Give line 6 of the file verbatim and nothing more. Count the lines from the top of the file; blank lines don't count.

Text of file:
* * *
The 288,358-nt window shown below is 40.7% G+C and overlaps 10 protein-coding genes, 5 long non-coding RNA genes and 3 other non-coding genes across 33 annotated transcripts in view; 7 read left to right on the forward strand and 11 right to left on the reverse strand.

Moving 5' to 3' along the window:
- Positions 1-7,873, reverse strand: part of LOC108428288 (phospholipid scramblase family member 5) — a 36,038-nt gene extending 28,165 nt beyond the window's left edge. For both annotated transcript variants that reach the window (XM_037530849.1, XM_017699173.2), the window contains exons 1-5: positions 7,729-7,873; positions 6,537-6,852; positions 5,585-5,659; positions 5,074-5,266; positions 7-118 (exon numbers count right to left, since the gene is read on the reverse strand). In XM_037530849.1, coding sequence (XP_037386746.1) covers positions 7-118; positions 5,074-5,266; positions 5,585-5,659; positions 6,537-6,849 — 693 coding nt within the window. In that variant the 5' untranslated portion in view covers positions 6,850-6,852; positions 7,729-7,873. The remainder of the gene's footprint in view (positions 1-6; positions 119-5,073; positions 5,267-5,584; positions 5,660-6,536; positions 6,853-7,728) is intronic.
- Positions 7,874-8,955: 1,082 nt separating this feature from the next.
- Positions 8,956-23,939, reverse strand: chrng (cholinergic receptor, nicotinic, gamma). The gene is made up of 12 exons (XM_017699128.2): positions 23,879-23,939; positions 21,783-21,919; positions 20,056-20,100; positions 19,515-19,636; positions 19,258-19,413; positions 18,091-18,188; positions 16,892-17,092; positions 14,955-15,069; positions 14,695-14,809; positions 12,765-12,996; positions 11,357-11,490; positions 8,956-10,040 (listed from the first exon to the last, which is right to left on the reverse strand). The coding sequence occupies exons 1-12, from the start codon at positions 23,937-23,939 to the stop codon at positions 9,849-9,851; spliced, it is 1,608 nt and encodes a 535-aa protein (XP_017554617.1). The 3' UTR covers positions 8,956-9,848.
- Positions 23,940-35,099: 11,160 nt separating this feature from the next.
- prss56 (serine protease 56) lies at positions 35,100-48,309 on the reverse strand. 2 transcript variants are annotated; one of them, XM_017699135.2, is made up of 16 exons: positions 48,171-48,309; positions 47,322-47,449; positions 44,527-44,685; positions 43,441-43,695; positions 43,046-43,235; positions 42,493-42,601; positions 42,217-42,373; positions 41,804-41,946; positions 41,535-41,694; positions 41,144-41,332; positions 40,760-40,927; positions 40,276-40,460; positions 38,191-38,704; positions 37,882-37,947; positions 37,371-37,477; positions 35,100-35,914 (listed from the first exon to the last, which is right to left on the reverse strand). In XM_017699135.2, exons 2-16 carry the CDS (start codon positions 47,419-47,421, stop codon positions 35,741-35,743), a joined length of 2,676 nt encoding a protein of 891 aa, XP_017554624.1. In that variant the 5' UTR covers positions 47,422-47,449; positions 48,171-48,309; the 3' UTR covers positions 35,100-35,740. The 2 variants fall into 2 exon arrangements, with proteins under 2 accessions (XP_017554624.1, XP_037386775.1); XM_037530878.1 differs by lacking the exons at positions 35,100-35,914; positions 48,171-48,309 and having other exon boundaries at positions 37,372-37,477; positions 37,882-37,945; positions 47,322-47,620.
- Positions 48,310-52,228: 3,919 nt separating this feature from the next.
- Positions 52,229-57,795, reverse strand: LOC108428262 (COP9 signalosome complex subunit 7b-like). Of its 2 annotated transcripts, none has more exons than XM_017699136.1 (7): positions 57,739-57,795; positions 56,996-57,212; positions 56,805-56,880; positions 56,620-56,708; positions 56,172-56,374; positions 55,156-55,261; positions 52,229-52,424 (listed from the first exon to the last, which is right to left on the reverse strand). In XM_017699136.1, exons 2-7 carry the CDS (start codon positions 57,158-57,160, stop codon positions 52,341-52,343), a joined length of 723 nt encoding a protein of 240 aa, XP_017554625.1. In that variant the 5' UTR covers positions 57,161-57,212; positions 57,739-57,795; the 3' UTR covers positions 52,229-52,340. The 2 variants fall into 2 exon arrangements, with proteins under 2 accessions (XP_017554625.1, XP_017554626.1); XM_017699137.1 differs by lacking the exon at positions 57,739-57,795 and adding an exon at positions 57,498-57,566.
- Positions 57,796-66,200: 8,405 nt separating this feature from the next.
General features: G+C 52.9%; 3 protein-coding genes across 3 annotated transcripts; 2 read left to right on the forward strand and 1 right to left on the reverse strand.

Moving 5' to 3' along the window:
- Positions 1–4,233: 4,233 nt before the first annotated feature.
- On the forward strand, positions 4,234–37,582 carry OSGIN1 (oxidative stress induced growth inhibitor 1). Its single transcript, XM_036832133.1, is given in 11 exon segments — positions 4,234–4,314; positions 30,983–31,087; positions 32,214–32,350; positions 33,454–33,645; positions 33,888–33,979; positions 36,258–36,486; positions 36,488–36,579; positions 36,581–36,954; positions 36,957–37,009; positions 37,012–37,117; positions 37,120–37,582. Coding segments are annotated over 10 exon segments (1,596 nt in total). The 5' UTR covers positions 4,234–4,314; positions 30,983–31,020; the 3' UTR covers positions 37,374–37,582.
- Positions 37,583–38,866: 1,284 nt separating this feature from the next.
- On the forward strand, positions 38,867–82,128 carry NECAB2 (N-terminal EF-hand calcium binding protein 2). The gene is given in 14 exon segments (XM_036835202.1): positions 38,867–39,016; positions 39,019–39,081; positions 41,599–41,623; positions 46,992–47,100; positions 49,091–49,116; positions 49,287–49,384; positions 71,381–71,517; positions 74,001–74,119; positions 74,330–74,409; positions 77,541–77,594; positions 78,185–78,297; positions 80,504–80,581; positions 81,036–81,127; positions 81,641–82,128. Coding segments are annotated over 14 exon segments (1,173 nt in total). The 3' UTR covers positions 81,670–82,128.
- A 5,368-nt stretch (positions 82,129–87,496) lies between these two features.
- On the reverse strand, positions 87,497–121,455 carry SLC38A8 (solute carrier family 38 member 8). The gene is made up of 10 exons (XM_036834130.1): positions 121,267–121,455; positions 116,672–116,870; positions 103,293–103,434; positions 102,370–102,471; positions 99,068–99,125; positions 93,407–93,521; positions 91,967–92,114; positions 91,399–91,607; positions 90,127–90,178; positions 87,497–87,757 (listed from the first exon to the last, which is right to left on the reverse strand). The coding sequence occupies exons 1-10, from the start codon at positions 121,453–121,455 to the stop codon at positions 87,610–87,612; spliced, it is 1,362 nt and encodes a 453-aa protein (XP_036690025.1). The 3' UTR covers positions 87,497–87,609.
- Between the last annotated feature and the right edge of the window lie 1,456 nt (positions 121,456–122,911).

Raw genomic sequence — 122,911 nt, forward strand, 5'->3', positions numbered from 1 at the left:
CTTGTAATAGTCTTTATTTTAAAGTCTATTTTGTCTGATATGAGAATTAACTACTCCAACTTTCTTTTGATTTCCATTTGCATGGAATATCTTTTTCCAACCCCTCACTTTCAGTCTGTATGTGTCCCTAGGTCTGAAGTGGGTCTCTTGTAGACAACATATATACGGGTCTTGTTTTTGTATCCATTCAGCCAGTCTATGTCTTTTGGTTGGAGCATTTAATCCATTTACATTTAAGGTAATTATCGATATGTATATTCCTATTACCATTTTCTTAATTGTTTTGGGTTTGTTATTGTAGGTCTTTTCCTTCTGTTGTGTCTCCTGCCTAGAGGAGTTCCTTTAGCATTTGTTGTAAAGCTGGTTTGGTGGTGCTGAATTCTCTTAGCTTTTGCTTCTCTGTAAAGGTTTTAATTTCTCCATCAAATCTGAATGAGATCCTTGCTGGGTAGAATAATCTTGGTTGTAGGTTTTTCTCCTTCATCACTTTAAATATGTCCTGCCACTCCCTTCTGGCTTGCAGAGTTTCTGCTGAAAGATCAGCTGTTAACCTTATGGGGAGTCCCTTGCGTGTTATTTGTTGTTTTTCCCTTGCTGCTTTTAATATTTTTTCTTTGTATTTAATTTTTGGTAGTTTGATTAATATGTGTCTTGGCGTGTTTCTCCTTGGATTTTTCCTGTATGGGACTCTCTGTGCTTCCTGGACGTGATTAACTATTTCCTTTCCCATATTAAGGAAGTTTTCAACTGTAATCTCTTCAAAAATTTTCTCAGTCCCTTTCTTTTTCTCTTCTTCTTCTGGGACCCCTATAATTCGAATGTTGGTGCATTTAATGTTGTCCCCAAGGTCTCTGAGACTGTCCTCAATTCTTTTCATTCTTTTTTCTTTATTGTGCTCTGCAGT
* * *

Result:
- Positions 23,940-35,099: 11,160 nt separating this feature from the next.